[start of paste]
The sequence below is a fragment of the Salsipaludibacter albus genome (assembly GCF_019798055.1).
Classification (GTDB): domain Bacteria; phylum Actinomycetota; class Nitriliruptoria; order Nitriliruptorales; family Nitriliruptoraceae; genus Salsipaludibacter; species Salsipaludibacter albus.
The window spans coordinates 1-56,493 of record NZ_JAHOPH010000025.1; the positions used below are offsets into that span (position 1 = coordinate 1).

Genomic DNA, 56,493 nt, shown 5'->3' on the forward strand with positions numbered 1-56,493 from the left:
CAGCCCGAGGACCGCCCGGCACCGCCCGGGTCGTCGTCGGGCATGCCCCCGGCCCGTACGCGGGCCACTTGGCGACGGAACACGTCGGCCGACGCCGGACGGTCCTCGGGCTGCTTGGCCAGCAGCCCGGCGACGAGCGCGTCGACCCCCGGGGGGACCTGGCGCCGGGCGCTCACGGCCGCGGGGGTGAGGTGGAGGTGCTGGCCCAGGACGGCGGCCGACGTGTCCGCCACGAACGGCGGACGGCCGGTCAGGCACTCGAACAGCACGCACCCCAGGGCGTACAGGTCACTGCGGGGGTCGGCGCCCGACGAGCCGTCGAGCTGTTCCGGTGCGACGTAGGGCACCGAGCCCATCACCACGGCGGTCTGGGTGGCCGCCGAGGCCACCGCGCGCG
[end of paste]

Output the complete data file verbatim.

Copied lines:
The sequence below is a fragment of the Salsipaludibacter albus genome (assembly GCF_019798055.1).
Classification (GTDB): domain Bacteria; phylum Actinomycetota; class Nitriliruptoria; order Nitriliruptorales; family Nitriliruptoraceae; genus Salsipaludibacter; species Salsipaludibacter albus.
The window spans coordinates 1-56,493 of record NZ_JAHOPH010000025.1; the positions used below are offsets into that span (position 1 = coordinate 1).

Genomic DNA, 56,493 nt, shown 5'->3' on the forward strand with positions numbered 1-56,493 from the left:
CAGCCCGAGGACCGCCCGGCACCGCCCGGGTCGTCGTCGGGCATGCCCCCGGCCCGTACGCGGGCCACTTGGCGACGGAACACGTCGGCCGACGCCGGACGGTCCTCGGGCTGCTTGGCCAGCAGCCCGGCGACGAGCGCGTCGACCCCCGGGGGGACCTGGCGCCGGGCGCTCACGGCCGCGGGGGTGAGGTGGAGGTGCTGGCCCAGGACGGCGGCCGACGTGTCCGCCACGAACGGCGGACGGCCGGTCAGGCACTCGAACAGCACGCACCCCAGGGCGTACAGGTCACTGCGGGGGTCGGCGCCCGACGAGCCGTCGAGCTGTTCCGGTGCGACGTAGGGCACCGAGCCCATCACCACGGCGGTCTGGGTGGCCGCCGAGGCCACCGCGCGCG